American mezzo-soprano Joyce Castle anticipates celebrating her ruby anniversary in 2010. An extraordinarily versatile artist, during the four decades of her professional performing career she has left an indelible imprint on her operatic repertoire which now includes over one hundred and thirty roles in works by composers ranging from Bernstein to Wagner. Critics worldwide have recognized her unique combination of a “richly nuanced voice, profound dramatic skills and a superb sense of musicianship.”… Show more
Joyce Castle is extraordinarily committed to the music of our time. To commemorate her fortieth anniversary season, Miss Castle will premiere a vocal chamber work written for her by National Medal of Arts and Pulitzer Prize-winning composer William Bolcom. The work was commissioned by Backshore Artists Projects, Inc. in honor of the mezzo-soprano and made possible by a generous grant from Linda and Stuart Nelson. In its initial season, the work will be played by the Orchestra of St. Luke’s Chamber Players and Mr. Bolcom at the Morgan Library in New York City, the Brooklyn Museum and Dia Beacon. Additional performances are slated for venues nationwide. Celebrating her twenty-fifth anniversary as a principal artist with the New York City Opera, Miss Castle will appear in an All-Star Salute to the company on the occasion of the reopening of the renovated David H. Koch Theater at Lincoln Center.
She has also elected to focus on contemporary opera engagements during the 2009-2010 season. A popular Glimmerglass Opera guest artist, returns to Cooperstown in summer 2009 to perform The Mother in Menotti’s The Consul in a production directed by Sam Helfrich with David Angus leading his first performances as Music Director of the company. Miss Castle has previously performed the role at Berkshire Opera, Arizona Opera, and recorded her “poignant” portrayal for Newport Classics. Joyce Castle will give her first performances as the central character of “Madeline” in Jake Heggies’s opera Three Decembers in a Ken Cazan production at Central City Opera in Colorado
and in Philadelphia. Miss Castle’s prior performances of the role of Mrs. Grose in Britten’s The Turn of the Screw occurred in Seattle and Fort Worth and she will make her Boston Lyric Opera debut in the opera this season. Having performed the role of Augusta Tabor in seven productions of The Ballad of Baby Doe, and perhaps more than any other mezzo in the history of Douglas Moore’s opera, Joyce Castle joins Robert Orth in introducing this historic story rooted in the American West to audiences at Intermountain Opera in Montana. She rounds out her 2009-2010 opera season as the imposing Principessa in Suor Angelica in a Utah Symphony and Opera reengagement.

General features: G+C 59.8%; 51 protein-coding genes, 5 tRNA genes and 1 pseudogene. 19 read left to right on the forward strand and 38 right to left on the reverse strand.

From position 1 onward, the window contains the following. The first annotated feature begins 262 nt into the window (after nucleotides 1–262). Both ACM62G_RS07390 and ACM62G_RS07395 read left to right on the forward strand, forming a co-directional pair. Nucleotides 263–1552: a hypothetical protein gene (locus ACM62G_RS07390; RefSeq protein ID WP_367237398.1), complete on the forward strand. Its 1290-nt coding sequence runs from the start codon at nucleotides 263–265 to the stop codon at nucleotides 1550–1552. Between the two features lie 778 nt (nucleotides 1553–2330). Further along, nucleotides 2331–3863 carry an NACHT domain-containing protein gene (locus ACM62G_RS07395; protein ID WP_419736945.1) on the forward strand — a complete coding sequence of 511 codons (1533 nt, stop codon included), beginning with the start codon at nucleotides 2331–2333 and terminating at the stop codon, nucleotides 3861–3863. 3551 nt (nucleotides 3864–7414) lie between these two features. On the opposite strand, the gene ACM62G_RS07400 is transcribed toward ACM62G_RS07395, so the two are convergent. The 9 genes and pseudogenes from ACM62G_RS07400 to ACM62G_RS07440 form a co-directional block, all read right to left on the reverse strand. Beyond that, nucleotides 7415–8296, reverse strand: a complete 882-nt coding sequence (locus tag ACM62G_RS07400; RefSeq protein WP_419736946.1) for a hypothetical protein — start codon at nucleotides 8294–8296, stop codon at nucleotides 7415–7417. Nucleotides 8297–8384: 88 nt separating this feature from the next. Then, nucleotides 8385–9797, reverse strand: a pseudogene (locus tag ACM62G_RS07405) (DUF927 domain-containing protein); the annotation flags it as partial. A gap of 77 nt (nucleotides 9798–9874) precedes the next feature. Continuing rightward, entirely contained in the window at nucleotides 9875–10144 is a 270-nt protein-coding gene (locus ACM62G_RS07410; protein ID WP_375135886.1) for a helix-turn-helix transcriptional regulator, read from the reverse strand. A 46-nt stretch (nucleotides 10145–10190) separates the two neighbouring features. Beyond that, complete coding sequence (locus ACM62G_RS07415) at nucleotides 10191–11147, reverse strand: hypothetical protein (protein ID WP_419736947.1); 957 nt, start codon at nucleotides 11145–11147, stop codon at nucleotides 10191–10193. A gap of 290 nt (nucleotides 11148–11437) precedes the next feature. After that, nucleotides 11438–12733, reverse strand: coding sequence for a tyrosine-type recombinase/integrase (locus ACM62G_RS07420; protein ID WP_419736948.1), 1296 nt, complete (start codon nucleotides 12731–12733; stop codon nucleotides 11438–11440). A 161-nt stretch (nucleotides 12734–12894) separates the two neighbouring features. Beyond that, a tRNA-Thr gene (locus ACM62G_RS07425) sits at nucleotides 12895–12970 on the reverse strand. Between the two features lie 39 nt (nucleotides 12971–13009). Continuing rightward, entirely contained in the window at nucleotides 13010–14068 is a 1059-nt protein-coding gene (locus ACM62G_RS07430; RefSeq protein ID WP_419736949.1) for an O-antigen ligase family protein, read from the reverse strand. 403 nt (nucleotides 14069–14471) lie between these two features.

In recent seasons, Miss Castle’s portrayal of leading roles in contemporary opera has brought her singular success. Characterized as “a compelling actress in both comedy and pathos” in Michael Torke and A.R. Gurney’s world premiere opera Central Park at Glimmerglass Opera (televised nationwide on WNET – Channel 13 and recorded for release by Ecstatic Records), acclaimed for her heralded as a “chillingly malevolent” Madame Flora in The Medium (performed at Opera Delaware and recorded and released by Cedille Records), and recognized for her “marvelously sardonic” Claire Zakanassian in the New York premiere of Von Einem’s The Visit of the Old Lady (in a New York City Opera production directed by Joanne Akalaitis which was mounted for her), Joyce Castle has employed her formidable vocal and theatrical gifts to sculpt distinctive and memorable characterizations. Praised in the Denver Post for her performance as Elizabeth I in the American stage premiere of Britten’s Gloriana, the critic wrote; “…Castle rules the show. Her voice is authoritative with a dark edge to it that makes Elizabeth the commanding presence on stage that she is.”
Outstanding in her American opera experience, are her now legendary performances as Augusta Tabor in Moore’s The Ballad of Baby Doe. She has received critical acclaim from coast to coast for her portrayal of this complex character. Writing of her appearance in the Seattle Opera production, the Seattle Times reported “Castle’s Augusta in Doe is superb… the Augusta of Mezzo-soprano Joyce Castle is the definitive show-stopper of this production. Castle has every nuance of the role clasped in a fist of iron, and she knows how to command your sympathy for this character of missed opportunities. Vocally persuasive, emotionally compelling, this is a portrayal for the books - one in which every note and every gesture is so right that you want to salute her.”
Most recently Joyce Castle performed the role on the occasion of the 50th anniversary of the opera’s première at Central City Opera House a short distance from Leadville, the actual site of the opera’s story. She performed both Dominick Argento's eccentric Madame d'Urfe in the heralded New York premiere of Casanova and the silent screen siren Alla Nazimova in The Dream of Valentino at the Washington National Opera. As the Old Lady in Candide (performed at the New York City Opera and recorded on a Grammy Award-winning disc for the New World label) and Mrs. Lovett in Hal Prince's critically acclaimed production of Sweeney Todd (in both Houston and New York), Joyce Castle significantly contributed to the acceptance of Leonard Bernstein’s and Stephen Sondheim's masterful scores as appropriate repertoire for the opera house. She has also performed the Baroness in Samuel Barber’s Vanessa at the Washington Opera and at the Concertgebouw in Amsterdam under the auspices of VARA Radio. Miss Castle is a champion of the music of Jake Heggie. In addition to the leading role in his Three Decembers which she performs in two productions in the upcoming season, she performed the role of Mrs. Bertram in his opera The End of the Affair at Seattle Opera in a Leonard Foglia production conducted by Yves Abel and at the Lyric Opera of Kansas City in performances conducted by Artistic Director Ward Holmquist.